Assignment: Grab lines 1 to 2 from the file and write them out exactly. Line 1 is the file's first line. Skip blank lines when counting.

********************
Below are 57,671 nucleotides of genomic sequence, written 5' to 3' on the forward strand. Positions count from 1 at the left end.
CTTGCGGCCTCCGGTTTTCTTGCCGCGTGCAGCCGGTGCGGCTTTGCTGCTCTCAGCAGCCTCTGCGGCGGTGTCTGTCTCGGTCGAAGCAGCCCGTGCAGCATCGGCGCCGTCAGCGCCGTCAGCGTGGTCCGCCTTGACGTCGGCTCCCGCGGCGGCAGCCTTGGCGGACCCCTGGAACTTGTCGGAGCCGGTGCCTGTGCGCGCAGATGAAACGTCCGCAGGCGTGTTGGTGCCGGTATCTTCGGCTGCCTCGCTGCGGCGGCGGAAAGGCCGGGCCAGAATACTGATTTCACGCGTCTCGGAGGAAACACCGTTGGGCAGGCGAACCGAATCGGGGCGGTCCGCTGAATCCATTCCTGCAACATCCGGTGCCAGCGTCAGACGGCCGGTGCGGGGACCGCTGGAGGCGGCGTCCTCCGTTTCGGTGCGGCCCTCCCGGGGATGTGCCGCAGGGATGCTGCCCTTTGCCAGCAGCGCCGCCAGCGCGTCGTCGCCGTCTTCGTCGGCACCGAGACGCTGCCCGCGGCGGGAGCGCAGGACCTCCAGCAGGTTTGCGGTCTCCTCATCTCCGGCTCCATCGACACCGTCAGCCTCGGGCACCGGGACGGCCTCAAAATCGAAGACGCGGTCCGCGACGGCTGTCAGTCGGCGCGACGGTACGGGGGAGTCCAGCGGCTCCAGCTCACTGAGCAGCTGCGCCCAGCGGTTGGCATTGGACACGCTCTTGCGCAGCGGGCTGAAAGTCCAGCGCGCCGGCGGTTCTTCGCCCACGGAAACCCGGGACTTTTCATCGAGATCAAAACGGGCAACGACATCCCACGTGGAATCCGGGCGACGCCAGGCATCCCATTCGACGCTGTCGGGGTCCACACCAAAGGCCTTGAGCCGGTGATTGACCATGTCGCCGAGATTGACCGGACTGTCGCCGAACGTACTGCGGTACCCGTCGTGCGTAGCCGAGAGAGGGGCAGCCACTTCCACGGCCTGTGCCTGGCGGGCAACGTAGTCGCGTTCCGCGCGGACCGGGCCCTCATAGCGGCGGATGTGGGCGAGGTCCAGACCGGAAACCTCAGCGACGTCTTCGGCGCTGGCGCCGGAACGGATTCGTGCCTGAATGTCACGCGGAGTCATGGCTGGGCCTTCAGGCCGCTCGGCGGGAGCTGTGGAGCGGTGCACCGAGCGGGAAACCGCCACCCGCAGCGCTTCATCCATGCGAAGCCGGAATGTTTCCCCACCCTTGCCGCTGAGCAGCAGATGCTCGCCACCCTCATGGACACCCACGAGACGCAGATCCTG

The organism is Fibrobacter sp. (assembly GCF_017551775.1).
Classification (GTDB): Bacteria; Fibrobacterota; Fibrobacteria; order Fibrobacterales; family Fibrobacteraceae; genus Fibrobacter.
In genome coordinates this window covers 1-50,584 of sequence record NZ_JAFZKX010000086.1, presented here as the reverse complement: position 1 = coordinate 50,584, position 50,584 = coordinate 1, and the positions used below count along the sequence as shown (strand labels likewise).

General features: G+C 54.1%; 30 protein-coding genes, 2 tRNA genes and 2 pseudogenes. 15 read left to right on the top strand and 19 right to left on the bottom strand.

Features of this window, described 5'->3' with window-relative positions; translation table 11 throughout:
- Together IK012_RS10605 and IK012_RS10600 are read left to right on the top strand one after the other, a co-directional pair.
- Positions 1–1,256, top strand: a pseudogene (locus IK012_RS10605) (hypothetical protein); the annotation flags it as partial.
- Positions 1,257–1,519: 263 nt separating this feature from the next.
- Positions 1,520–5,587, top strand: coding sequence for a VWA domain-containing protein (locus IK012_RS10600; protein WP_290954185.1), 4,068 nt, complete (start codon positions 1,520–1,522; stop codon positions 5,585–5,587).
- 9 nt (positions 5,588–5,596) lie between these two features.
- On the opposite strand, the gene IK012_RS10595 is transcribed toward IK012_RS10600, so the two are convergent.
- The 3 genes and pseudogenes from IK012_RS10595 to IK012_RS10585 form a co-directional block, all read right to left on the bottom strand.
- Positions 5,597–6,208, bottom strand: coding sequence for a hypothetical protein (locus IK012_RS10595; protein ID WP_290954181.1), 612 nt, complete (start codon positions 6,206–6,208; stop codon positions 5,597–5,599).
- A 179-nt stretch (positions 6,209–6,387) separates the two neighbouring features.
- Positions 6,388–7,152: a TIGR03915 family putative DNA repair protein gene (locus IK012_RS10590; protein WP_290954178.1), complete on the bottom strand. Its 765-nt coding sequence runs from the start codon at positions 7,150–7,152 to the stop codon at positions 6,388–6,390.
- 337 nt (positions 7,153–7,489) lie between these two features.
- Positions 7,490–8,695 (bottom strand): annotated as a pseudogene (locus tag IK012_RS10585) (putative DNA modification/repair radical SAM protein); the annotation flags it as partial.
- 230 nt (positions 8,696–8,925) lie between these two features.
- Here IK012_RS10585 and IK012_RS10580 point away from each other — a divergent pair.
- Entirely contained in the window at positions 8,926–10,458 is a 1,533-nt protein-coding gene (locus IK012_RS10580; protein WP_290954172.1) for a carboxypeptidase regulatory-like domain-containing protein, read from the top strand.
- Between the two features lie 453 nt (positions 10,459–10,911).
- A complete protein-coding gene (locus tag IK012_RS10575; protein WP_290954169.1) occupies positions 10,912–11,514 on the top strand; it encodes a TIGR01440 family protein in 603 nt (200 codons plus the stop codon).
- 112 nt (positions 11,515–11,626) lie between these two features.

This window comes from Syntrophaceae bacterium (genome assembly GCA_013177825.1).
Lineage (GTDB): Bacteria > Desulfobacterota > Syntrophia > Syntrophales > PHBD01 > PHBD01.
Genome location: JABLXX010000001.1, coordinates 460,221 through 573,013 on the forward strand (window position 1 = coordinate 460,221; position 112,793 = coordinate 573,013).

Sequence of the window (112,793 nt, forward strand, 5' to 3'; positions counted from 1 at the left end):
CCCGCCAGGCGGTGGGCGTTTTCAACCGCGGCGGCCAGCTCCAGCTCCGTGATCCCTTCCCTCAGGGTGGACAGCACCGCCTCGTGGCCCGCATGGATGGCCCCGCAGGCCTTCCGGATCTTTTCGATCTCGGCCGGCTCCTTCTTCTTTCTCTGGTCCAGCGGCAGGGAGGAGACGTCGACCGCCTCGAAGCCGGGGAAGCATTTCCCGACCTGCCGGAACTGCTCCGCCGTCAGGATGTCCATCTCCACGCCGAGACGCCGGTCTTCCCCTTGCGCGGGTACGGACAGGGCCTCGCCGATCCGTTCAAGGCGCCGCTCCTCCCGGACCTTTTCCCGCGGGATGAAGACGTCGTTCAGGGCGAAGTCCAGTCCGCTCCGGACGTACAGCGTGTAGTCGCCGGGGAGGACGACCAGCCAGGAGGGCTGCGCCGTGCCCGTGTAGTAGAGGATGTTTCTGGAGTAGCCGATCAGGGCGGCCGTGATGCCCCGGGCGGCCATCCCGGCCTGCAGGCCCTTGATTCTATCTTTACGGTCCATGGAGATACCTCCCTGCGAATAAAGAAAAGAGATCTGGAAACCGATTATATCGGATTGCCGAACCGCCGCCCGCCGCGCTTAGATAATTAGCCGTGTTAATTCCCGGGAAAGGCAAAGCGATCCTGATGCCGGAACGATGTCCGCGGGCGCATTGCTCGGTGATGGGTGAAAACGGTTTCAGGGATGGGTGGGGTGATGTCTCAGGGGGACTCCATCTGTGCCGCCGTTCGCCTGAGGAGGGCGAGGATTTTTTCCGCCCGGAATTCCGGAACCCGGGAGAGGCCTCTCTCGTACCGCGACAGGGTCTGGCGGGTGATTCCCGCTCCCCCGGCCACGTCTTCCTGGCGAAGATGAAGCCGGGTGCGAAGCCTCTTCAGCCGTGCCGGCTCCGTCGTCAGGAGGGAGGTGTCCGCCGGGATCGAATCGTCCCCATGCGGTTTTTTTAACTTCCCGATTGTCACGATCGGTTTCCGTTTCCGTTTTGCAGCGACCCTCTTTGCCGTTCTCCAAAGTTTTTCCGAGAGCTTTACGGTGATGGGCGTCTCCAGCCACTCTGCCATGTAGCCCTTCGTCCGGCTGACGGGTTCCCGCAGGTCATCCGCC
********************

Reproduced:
Below are 57,671 nucleotides of genomic sequence, written 5' to 3' on the forward strand. Positions count from 1 at the left end.
CTTGCGGCCTCCGGTTTTCTTGCCGCGTGCAGCCGGTGCGGCTTTGCTGCTCTCAGCAGCCTCTGCGGCGGTGTCTGTCTCGGTCGAAGCAGCCCGTGCAGCATCGGCGCCGTCAGCGCCGTCAGCGTGGTCCGCCTTGACGTCGGCTCCCGCGGCGGCAGCCTTGGCGGACCCCTGGAACTTGTCGGAGCCGGTGCCTGTGCGCGCAGATGAAACGTCCGCAGGCGTGTTGGTGCCGGTATCTTCGGCTGCCTCGCTGCGGCGGCGGAAAGGCCGGGCCAGAATACTGATTTCACGCGTCTCGGAGGAAACACCGTTGGGCAGGCGAACCGAATCGGGGCGGTCCGCTGAATCCATTCCTGCAACATCCGGTGCCAGCGTCAGACGGCCGGTGCGGGGACCGCTGGAGGCGGCGTCCTCCGTTTCGGTGCGGCCCTCCCGGGGATGTGCCGCAGGGATGCTGCCCTTTGCCAGCAGCGCCGCCAGCGCGTCGTCGCCGTCTTCGTCGGCACCGAGACGCTGCCCGCGGCGGGAGCGCAGGACCTCCAGCAGGTTTGCGGTCTCCTCATCTCCGGCTCCATCGACACCGTCAGCCTCGGGCACCGGGACGGCCTCAAAATCGAAGACGCGGTCCGCGACGGCTGTCAGTCGGCGCGACGGTACGGGGGAGTCCAGCGGCTCCAGCTCACTGAGCAGCTGCGCCCAGCGGTTGGCATTGGACACGCTCTTGCGCAGCGGGCTGAAAGTCCAGCGCGCCGGCGGTTCTTCGCCCACGGAAACCCGGGACTTTTCATCGAGATCAAAACGGGCAACGACATCCCACGTGGAATCCGGGCGACGCCAGGCATCCCATTCGACGCTGTCGGGGTCCACACCAAAGGCCTTGAGCCGGTGATTGACCATGTCGCCGAGATTGACCGGACTGTCGCCGAACGTACTGCGGTACCCGTCGTGCGTAGCCGAGAGAGGGGCAGCCACTTCCACGGCCTGTGCCTGGCGGGCAACGTAGTCGCGTTCCGCGCGGACCGGGCCCTCATAGCGGCGGATGTGGGCGAGGTCCAGACCGGAAACCTCAGCGACGTCTTCGGCGCTGGCGCCGGAACGGATTCGTGCCTGAATGTCACGCGGAGTCATGGCTGGGCCTTCAGGCCGCTCGGCGGGAGCTGTGGAGCGGTGCACCGAGCGGGAAACCGCCACCCGCAGCGCTTCATCCATGCGAAGCCGGAATGTTTCCCCACCCTTGCCGCTGAGCAGCAGATGCTCGCCACCCTCATGGACACCCACGAGACGCAGATCCTG